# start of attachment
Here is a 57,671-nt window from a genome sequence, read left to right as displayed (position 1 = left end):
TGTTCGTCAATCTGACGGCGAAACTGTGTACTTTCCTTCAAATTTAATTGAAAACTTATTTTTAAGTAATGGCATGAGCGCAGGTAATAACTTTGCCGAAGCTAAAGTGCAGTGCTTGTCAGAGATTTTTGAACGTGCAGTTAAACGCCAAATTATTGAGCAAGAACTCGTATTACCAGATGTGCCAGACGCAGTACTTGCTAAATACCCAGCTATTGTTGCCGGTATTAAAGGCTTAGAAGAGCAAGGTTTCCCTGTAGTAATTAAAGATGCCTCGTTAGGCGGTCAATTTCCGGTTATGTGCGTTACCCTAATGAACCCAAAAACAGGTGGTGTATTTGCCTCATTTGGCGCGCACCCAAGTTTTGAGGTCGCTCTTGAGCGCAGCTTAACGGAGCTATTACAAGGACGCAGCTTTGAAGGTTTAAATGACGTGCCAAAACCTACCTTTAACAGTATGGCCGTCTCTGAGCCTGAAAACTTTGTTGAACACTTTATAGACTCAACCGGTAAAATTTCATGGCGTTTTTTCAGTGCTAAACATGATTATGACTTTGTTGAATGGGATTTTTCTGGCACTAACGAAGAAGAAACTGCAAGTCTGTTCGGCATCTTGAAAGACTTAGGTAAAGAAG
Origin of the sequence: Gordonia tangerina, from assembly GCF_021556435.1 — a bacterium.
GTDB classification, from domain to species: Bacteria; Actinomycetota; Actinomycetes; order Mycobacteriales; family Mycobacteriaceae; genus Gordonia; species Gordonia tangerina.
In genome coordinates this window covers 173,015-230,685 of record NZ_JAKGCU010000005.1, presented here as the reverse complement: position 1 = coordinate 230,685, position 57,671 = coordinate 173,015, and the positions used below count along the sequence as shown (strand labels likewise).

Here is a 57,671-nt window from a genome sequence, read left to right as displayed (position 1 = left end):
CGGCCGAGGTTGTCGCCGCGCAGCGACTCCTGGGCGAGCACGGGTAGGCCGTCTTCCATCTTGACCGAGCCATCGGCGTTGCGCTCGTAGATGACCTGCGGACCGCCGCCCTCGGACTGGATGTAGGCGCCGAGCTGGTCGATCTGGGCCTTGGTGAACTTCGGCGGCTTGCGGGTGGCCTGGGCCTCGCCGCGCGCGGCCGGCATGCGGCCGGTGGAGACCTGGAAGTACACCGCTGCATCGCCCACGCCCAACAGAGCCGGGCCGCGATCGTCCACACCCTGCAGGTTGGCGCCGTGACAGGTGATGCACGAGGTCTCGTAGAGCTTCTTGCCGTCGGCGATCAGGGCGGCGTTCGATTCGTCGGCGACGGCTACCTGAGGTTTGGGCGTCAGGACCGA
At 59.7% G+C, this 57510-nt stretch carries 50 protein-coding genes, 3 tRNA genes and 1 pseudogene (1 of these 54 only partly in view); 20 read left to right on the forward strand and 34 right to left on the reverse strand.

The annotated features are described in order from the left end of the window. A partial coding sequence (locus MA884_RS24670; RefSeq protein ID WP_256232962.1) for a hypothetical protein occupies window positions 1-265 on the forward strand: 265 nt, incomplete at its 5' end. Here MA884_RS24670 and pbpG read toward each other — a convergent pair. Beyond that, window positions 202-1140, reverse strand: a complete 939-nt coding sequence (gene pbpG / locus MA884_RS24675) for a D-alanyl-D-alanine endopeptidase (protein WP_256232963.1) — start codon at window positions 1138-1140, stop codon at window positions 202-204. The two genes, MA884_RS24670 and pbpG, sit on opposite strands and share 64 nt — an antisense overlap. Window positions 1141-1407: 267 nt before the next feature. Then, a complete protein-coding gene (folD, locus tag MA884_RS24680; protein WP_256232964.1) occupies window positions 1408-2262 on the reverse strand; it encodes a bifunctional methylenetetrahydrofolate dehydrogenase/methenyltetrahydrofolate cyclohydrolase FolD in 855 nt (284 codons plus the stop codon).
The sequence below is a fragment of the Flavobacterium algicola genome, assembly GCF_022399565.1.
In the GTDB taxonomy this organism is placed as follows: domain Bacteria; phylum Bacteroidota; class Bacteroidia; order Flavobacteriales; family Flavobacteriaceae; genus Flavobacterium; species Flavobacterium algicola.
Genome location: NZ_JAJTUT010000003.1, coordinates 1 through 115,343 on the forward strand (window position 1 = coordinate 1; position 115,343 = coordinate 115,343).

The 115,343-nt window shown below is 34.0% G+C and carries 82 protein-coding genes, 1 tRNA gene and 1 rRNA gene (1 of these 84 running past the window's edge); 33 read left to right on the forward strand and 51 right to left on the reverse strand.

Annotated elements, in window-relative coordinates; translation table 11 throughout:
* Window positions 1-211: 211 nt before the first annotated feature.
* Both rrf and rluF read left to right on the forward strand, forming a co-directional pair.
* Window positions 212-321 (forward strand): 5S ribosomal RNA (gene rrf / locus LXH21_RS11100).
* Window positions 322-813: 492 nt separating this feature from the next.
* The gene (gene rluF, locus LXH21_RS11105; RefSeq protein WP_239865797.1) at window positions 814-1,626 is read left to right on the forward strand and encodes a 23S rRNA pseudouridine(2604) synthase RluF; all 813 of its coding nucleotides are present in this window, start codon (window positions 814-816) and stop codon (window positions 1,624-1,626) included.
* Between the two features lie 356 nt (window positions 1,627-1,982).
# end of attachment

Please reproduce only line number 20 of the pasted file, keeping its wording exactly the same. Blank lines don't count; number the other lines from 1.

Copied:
* Between the two features lie 356 nt (window positions 1,627-1,982).